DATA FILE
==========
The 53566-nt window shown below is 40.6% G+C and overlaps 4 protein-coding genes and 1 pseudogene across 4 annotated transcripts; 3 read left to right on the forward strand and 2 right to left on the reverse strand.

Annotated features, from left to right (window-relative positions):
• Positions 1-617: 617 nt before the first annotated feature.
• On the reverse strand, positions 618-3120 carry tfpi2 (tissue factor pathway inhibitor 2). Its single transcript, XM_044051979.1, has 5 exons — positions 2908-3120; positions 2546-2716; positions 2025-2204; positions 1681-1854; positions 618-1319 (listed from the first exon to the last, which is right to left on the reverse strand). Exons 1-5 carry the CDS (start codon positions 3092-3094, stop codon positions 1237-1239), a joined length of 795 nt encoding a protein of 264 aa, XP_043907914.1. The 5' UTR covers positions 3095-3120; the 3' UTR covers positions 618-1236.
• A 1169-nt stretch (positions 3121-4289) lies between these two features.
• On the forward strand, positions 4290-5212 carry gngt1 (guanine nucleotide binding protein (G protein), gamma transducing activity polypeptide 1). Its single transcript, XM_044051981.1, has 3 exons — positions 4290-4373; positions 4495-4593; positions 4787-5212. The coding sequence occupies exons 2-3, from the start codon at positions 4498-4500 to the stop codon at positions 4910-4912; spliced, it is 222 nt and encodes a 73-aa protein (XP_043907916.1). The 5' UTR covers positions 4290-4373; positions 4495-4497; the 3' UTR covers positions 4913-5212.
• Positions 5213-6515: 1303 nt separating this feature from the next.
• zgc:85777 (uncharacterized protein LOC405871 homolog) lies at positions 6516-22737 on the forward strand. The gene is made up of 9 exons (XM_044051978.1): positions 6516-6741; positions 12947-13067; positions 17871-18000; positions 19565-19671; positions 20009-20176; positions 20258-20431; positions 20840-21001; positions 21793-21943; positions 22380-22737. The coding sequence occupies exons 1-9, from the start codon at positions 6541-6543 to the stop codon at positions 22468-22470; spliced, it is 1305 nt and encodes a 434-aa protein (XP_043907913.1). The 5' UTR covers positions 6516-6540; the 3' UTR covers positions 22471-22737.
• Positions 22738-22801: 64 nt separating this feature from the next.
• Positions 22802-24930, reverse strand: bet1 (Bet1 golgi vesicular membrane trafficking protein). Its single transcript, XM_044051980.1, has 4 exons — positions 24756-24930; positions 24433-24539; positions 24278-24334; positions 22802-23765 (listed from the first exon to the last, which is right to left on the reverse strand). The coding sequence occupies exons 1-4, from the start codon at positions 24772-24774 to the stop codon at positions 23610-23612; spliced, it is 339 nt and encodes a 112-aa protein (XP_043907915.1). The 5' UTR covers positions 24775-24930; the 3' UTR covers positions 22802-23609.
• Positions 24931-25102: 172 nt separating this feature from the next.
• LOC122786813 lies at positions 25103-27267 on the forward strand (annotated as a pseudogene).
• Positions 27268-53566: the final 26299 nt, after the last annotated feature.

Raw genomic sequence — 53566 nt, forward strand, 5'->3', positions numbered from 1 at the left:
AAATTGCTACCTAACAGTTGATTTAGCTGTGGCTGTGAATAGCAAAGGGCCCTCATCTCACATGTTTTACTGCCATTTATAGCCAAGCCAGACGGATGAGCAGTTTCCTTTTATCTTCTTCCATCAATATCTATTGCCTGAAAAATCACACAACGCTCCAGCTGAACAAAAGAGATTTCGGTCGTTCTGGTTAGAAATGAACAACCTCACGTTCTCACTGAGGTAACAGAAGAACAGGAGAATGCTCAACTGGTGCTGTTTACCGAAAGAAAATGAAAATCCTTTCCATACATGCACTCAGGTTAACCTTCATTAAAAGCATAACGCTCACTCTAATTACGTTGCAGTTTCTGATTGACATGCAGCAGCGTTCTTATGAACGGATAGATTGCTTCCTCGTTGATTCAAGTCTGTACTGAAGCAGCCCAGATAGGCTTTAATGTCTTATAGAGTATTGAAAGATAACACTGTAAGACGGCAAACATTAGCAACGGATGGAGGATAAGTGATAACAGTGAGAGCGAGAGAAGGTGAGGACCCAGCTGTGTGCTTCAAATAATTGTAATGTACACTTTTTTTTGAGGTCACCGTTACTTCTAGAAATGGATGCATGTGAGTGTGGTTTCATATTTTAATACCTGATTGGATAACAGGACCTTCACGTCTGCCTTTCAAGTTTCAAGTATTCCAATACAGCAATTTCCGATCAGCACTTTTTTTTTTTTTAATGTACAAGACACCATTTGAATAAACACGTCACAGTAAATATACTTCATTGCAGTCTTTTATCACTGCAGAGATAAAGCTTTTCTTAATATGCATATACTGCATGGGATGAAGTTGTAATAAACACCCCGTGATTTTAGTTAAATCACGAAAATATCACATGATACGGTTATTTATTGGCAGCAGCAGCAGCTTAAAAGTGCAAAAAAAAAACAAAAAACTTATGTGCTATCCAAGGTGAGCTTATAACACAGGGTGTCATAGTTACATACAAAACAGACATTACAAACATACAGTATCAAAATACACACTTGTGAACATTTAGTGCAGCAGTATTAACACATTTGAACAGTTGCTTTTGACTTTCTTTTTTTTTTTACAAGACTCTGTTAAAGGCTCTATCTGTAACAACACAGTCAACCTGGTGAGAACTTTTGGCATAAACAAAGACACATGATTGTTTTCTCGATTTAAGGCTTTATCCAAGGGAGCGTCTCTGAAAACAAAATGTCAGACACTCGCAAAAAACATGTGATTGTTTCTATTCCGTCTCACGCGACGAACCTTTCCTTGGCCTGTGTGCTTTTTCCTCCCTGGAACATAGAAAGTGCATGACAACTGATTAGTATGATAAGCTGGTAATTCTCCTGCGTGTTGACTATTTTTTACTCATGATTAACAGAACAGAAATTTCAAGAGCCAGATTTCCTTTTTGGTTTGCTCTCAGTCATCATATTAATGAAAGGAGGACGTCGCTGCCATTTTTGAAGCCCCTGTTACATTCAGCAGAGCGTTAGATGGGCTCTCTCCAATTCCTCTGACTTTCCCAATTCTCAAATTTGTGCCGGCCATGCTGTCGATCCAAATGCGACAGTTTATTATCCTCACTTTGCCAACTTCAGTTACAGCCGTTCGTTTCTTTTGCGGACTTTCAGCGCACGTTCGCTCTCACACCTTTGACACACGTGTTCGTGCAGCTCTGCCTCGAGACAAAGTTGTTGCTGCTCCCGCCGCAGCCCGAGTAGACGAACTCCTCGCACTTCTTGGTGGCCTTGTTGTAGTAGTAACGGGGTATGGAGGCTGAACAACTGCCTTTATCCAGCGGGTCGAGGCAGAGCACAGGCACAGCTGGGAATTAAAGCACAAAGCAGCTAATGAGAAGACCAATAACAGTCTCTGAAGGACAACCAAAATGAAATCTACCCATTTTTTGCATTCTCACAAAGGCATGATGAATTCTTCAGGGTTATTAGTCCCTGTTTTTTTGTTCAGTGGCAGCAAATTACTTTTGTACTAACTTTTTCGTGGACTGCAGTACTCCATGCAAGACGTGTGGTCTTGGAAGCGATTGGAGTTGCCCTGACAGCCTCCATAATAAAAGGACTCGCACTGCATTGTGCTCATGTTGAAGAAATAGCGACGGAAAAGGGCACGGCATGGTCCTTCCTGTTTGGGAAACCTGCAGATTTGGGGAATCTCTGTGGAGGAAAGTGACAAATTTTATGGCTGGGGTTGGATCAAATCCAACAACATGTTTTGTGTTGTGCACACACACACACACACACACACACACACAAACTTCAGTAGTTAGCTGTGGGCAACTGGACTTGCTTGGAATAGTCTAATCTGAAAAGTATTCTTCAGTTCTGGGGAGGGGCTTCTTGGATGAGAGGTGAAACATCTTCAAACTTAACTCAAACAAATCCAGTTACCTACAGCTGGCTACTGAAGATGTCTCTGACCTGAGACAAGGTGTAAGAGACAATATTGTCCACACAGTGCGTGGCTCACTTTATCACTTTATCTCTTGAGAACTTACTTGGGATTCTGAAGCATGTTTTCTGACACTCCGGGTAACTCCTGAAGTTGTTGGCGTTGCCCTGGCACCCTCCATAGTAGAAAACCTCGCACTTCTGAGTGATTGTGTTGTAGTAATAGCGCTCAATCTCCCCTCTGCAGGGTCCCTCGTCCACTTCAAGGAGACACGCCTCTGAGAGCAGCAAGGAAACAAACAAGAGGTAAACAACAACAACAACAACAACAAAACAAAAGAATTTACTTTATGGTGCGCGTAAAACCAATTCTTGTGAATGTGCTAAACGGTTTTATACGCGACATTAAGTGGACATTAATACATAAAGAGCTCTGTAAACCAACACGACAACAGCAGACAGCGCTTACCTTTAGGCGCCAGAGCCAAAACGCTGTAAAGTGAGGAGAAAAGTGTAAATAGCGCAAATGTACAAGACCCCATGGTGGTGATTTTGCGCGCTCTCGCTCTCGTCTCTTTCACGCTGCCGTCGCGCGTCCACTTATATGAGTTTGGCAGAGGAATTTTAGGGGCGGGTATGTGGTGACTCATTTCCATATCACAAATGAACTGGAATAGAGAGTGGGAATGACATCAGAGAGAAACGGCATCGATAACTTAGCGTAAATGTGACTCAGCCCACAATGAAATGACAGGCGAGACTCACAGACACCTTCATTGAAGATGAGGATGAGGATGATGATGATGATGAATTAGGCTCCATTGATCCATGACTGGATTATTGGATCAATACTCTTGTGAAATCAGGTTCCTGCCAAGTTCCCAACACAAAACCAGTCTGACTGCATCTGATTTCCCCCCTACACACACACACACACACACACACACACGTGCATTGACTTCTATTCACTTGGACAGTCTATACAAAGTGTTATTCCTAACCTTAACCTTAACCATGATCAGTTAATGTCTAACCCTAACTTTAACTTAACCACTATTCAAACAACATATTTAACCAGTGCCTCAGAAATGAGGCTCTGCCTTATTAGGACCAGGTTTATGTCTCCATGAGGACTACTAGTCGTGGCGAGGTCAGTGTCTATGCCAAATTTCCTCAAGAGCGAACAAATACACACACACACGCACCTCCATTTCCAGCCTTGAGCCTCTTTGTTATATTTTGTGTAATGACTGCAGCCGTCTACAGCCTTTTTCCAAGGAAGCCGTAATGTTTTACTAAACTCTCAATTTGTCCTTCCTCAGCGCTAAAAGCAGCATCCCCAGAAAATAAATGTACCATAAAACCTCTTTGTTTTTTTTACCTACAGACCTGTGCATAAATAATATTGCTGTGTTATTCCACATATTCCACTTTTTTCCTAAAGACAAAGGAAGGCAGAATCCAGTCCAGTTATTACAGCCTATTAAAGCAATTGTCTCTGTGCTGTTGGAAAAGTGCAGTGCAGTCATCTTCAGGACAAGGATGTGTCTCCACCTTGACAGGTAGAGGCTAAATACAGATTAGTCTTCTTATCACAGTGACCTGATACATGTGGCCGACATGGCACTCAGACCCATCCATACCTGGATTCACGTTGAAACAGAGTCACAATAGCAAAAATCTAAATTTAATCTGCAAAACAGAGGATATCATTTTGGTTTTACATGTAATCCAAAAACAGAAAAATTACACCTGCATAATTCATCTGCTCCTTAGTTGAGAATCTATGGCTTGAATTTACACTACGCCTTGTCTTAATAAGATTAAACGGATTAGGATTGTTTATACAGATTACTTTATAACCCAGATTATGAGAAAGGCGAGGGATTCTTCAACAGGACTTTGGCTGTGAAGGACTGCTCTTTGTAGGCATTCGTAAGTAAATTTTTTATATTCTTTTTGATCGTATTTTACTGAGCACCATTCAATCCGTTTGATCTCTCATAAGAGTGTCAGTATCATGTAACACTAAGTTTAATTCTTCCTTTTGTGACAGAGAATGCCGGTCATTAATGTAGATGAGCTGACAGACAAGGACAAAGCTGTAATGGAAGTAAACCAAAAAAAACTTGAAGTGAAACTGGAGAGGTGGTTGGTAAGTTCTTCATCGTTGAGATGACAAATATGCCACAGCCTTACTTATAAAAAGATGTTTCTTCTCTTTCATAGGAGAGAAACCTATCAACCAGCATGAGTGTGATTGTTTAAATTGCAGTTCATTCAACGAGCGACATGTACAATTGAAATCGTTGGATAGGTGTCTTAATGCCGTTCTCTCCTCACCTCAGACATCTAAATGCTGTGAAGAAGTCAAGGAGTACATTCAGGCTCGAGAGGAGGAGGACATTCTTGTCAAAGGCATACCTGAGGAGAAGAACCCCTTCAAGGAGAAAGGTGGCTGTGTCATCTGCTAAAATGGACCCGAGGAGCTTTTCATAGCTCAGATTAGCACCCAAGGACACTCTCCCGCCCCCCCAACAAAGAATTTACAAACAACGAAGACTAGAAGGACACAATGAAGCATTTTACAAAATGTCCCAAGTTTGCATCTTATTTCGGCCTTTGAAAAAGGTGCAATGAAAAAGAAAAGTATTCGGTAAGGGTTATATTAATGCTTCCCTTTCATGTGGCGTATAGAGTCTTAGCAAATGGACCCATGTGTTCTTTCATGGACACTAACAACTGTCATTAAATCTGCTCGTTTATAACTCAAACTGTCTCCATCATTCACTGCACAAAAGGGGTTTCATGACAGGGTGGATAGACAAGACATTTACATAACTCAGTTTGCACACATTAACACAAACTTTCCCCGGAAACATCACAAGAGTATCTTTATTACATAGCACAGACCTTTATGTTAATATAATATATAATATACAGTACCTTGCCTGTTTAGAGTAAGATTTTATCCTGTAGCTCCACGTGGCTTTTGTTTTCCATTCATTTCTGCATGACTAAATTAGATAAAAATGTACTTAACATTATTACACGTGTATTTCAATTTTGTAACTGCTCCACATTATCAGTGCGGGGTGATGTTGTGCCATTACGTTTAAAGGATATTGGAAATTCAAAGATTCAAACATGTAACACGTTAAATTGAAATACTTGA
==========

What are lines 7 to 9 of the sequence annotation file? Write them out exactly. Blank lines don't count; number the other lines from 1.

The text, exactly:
• Positions 5213-6515: 1303 nt separating this feature from the next.
• zgc:85777 (uncharacterized protein LOC405871 homolog) lies at positions 6516-22737 on the forward strand. The gene is made up of 9 exons (XM_044051978.1): positions 6516-6741; positions 12947-13067; positions 17871-18000; positions 19565-19671; positions 20009-20176; positions 20258-20431; positions 20840-21001; positions 21793-21943; positions 22380-22737. The coding sequence occupies exons 1-9, from the start codon at positions 6541-6543 to the stop codon at positions 22468-22470; spliced, it is 1305 nt and encodes a 434-aa protein (XP_043907913.1). The 5' UTR covers positions 6516-6540; the 3' UTR covers positions 22471-22737.
• Positions 22738-22801: 64 nt separating this feature from the next.